John Cranko’s Romeo and Juliet (set to Prokofiev’s score) is the ballet that made me fall in love with ballet. I had been dancing since I was tiny, and had seen the usual complement of Nutcrackers and Sleeping Beauties, but it was the balcony scene of this Romeo and Juliet, Scottish Ballet’s default production until the late 90s, that first made me giddy with delight; the bedroom scene that first made me cry. Aged nine or ten, it was probably the first time I had seen one of the immortal tragedies in any art form, and it blew me away: for those who might think ballet a poor second to drama, I can only advise them to watch the Cranko Romeo and Juliet – every word of Shakespeare’s is there.

© Betttina Stöß
© Betttina Stöß

I mention all this by way of warning, since my reaction to the Berlin Staatsballet’s current production of the Cranko at the Deutsche Oper is unavoidably influenced by those childhood memories. I haven’t actually seen the choreography for a good fifteen years, nor, probably, have most British ballet-goers: Scottish Ballet have a modern choreography by Krzysztof Pastor; English National Ballet do their own Nureyev version; The Royal Ballet and Birmingham Royal Ballet have Kenneth MacMillan’s. I feel it is rather a shame that British audiences don’t know the Cranko as well as Europeans do: having seen it again after years of adult ballet-going, I can safely say that my love of it wasn’t just down to youthful impressionability – it is really superb, full of youthful vigour, inventive, emotionally resonant choreography, and careful interpretation of the Shakespeare.

The Berlin Staatsballett did a wonderful job of bringing out the strengths of the Cranko, which requires extremely vivid characterisation from every dancer. The acting was uniformly superb, from the major characters right down to the three gypsy girls who animate the crowd scenes. At certain points, perhaps – the mourning of Tybalt – it edged from naturalism into expressionism, but that worked in the context; and the all-important scenes between Iana Salenko’s Juliet and Marian Walter’s Romeo were transportingly tender studies of emotion. Tiny, pale Salenko is a convincingly petulant child until Walter lifts her down from the balcony and the wonder of love begins to transform her; Walter’s Romeo had been only a rather foppish, foolish young man, horsing around in teenage high-jinks with Mercutio and Benvolio, until, alone with Juliet, the real tenderness of his nature (so different to his posturing adoration of Rosalind) begins to show through. Both Salenko and Walter are gorgeous dancers, and indeed the standard of dancing in the whole cast was exceptional: the crowd scenes as Cranko wrote them are full of quick and demanding steps for the supporting characters, and the dancers of the Staatsballett executed them with precision, verve and brio – not the easiest combination to nail.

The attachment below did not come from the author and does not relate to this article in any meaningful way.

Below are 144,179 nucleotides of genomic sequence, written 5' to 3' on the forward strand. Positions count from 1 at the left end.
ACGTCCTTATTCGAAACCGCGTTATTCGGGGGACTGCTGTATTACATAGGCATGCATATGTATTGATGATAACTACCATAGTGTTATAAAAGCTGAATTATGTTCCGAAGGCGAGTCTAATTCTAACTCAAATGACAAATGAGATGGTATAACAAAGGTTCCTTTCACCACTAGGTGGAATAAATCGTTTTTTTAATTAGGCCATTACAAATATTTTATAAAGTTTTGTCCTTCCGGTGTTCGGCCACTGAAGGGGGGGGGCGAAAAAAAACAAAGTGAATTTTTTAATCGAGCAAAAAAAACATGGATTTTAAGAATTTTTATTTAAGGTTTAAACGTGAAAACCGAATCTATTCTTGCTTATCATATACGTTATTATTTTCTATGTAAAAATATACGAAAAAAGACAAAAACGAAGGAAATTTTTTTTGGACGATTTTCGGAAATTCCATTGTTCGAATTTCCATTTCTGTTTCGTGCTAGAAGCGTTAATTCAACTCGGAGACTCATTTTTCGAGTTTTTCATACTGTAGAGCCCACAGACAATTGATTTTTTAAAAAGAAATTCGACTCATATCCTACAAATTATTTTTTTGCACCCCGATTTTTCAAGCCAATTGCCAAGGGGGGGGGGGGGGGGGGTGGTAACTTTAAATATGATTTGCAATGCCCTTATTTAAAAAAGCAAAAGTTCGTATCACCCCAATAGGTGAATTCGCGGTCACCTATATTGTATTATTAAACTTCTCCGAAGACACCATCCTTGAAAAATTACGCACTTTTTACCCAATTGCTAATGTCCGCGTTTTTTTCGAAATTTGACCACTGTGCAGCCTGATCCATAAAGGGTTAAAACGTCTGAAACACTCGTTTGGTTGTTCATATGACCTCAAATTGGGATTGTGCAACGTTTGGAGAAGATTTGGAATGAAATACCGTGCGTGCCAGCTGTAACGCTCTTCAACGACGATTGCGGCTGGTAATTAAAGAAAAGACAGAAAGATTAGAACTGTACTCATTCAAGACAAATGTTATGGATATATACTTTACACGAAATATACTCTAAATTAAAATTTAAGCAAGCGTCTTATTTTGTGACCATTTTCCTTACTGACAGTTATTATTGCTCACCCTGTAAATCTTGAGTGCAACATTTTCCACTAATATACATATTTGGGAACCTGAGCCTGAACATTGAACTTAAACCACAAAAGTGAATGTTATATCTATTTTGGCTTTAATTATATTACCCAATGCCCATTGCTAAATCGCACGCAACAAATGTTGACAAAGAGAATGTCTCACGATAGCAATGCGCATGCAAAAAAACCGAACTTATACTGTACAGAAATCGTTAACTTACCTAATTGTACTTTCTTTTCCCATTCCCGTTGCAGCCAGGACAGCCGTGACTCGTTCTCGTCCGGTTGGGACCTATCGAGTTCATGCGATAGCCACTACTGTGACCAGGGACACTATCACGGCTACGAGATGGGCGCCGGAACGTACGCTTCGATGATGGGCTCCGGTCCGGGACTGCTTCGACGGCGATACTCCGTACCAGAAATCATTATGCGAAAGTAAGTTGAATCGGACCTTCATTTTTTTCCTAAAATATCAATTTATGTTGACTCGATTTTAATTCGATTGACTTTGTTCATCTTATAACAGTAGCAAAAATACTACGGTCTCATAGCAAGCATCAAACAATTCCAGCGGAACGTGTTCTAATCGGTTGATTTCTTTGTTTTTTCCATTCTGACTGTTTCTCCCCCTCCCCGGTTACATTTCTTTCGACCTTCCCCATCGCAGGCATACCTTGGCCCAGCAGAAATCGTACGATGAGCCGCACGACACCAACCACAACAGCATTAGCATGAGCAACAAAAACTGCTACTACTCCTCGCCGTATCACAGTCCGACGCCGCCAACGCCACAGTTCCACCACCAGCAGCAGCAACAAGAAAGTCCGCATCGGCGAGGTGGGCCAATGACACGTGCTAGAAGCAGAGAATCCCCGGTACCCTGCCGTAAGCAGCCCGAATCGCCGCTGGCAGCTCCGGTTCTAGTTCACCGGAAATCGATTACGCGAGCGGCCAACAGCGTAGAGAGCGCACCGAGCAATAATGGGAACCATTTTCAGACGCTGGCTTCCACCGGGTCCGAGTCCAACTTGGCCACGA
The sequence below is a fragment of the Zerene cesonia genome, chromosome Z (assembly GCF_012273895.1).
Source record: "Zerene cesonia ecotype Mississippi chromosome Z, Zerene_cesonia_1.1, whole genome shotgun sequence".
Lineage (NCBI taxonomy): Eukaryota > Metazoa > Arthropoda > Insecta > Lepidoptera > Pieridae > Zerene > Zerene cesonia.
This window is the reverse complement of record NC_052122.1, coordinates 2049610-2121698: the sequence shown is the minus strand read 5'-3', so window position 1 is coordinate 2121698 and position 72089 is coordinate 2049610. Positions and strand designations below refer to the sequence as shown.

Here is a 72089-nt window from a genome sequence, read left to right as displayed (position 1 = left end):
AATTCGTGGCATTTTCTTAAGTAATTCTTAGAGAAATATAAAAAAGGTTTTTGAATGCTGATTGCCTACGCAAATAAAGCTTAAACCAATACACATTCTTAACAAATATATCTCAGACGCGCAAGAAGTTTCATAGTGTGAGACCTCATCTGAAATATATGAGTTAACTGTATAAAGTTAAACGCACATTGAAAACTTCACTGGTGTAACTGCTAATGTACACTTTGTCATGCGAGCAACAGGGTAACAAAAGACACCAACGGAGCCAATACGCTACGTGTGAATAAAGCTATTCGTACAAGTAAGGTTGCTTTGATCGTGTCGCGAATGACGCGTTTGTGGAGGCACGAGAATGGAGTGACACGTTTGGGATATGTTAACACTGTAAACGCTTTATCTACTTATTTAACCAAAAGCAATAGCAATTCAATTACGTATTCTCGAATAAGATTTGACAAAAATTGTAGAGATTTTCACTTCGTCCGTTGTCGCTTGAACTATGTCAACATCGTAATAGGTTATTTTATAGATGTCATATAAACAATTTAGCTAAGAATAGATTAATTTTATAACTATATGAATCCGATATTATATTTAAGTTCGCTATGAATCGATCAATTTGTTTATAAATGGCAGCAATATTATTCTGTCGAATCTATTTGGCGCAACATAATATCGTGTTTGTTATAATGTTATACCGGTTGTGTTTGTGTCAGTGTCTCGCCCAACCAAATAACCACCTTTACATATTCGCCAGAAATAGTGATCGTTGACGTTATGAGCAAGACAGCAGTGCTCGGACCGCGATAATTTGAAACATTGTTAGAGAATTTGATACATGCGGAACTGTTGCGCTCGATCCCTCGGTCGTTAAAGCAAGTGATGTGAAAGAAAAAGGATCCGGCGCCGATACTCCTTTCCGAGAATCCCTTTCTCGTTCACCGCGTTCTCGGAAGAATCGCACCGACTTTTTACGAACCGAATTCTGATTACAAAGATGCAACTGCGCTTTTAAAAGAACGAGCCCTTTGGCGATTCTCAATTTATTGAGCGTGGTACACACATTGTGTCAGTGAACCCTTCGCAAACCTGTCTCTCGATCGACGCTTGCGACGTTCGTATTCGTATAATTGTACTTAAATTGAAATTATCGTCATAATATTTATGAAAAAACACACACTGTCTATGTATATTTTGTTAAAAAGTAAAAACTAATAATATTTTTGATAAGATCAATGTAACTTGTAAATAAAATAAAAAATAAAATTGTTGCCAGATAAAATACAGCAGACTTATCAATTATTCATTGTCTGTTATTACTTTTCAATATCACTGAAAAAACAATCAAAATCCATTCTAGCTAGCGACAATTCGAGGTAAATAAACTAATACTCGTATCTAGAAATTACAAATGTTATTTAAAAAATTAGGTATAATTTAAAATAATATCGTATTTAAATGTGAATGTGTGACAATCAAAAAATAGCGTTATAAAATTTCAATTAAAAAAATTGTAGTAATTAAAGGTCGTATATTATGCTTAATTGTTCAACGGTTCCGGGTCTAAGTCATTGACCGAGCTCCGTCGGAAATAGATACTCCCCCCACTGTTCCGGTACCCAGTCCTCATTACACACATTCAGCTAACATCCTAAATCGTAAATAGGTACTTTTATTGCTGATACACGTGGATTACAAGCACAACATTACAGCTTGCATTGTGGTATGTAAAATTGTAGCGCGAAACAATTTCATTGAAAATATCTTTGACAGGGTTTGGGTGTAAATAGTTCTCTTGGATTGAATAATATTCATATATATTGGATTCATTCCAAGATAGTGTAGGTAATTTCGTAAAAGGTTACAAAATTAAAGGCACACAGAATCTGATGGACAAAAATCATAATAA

Guillermo García Calvo took the orchestra of the Staatsballett through the Prokofiev with an ear for drama: the famous march of the Montagues and Capulets was menacingly fast, Mercutio’s death agonisingly slow, and the lower strings in particular played throughout with a dark, slightly ragged sound that reminded us of the certainty of tragedy even in the love scenes of the first act. As far as the music, storytelling and dancing go, this production was an unmitigated triumph.

The same cannot quite be said for the Thomas Mika’s designs, which, along with the rest of the production, are new this year (premièred on 9 February). The theme is dark and light, and in some respects it works well – the all-black flats and props inevitably foreground the dancers, who are brightly lit from above or from the side, while the mostly-black with gold costumes for the ball scene were both visually striking and dramatically effective. The preponderance of shiny fabrics in the costumes, though, was not – the enormous gold lamé cloaks worn by the arriving ball guests, the pink satin quilted doublets worn by Romeo, Mercutio and Benvolio, and Paris’ diamanté-studded get-up were particular low points.

Still, Romeo and Juliet stands or falls by the quality of the storytelling, not the costumes, and by the final tomb scene it had the glorious, unstoppable momentum of tragedy. The cast looked drained; the audience loved it; my non-ballet-going friend and I were both impressed into silence on the first part of journey home. Any decent Romeo and Juliet ought to do that, but this one is considerably more than decent: the Cranko is an essential, world-class choreography, and the Staatsballett a company of extremely gifted actors and dancers. If you live in Berlin, or ever visit there, I highly recommend seeing it.